Back in 2008, pink port was supposed to become the next big wine trend. Then white port on the rocks. Then port as a cocktail ingredient.
Edmonton has seen a few port trends come and go. All seemed to fizzle pretty quickly, but there remains a niche, steadfast place for port on local wine menus.
“People love port once they try it,” says Glenn Quinn, co-owner of Tzin Wine & Tapas. “It’s the easiest thing to pair too. It knocks your socks off if you’ve never had a good Tawny with a piece of chocolate before.”
Tzin always has a couple of ports on its menu, as they pair perfectly with the restaurant’s desserts. Quinn notes that even though the port is well received, it’s usually only ordered as a recommendation.
“Anyone under 40 is not going to be ordering much port until you introduce them to it,” he says. “But I would say younger people are more willing to try it and they are enjoying it.”
Lino Oliveira, chef of Sabor and Bodega, tells a similar story. He lists about a dozen different ports on the restaurants’ wine menus, as they’re natural matches with the Portuguese-influenced cuisine.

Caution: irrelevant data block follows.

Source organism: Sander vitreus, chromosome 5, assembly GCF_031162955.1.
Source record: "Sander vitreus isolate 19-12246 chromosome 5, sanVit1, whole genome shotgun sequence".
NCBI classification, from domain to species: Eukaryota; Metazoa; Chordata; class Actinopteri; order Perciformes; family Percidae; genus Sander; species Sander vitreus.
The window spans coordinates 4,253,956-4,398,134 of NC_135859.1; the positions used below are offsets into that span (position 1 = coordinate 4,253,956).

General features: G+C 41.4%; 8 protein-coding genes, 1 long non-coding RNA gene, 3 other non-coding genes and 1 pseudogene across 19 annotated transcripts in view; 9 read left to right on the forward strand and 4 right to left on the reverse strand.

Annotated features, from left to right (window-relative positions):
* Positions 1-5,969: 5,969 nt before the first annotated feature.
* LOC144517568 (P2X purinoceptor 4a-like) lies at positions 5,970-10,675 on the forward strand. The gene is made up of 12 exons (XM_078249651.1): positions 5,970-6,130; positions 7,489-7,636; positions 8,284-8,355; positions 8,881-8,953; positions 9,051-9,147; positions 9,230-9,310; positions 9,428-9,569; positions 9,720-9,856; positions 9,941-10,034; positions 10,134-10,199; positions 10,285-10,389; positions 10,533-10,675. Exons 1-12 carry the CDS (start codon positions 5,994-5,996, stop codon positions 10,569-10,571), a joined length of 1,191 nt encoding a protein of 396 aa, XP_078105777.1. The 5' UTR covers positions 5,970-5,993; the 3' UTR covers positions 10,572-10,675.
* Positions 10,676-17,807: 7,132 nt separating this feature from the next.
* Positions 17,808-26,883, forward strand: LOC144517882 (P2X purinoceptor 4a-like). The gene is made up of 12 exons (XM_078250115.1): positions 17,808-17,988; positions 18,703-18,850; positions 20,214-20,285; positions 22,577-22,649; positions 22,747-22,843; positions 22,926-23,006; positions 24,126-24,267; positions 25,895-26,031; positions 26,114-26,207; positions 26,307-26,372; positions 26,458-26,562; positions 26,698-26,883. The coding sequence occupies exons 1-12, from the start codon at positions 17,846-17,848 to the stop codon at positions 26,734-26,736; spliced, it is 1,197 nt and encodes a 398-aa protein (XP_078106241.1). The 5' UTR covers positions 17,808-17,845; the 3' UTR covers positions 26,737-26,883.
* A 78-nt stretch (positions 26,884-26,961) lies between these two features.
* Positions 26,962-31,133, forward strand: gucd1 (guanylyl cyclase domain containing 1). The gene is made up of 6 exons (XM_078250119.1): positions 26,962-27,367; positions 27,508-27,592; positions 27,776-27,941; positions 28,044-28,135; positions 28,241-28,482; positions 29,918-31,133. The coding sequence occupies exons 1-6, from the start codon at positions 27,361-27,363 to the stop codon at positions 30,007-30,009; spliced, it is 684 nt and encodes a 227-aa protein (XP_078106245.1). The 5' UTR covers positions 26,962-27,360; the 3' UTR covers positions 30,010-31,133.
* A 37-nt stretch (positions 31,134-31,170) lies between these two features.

“We can sell the hell out of port,” Oliveira says. “We have some ports on our menu that are $30 or $40 for a couple ounces, too. But it’s something we mostly recommend, with the exception of the few people who are port drinkers.”
True port comes from a small, demarcated region in Portugal’s Douro Valley. It’s one of the world’s first official wine appellations. This rich history is part of what makes port fascinating, but also contributes to its old-fashioned image.
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If there’s going to be any sustained port “trend,” Oliveira thinks it will be the younger generations who are inheriting traditional port houses and injecting new energy and ideas into the industry. At the time of writing, Sabor lists ports only from a single port house, Quevedo, which is an example of this phenomenon.
“The new generation has started creating even better products using modern winemaking technologies,” Oliveira says. “They have started marketing these wines and getting their names in Wine Spectator and other magazines.”
Still, he says the main reason to try a port is to taste history in a glass.
“There’s a story and history with the classic drinks like port,” Oliveira says. “If you’re any bit curious about the background of it — and you have the money to spend on the higher end ones — I would recommend them over drinking anything else.”
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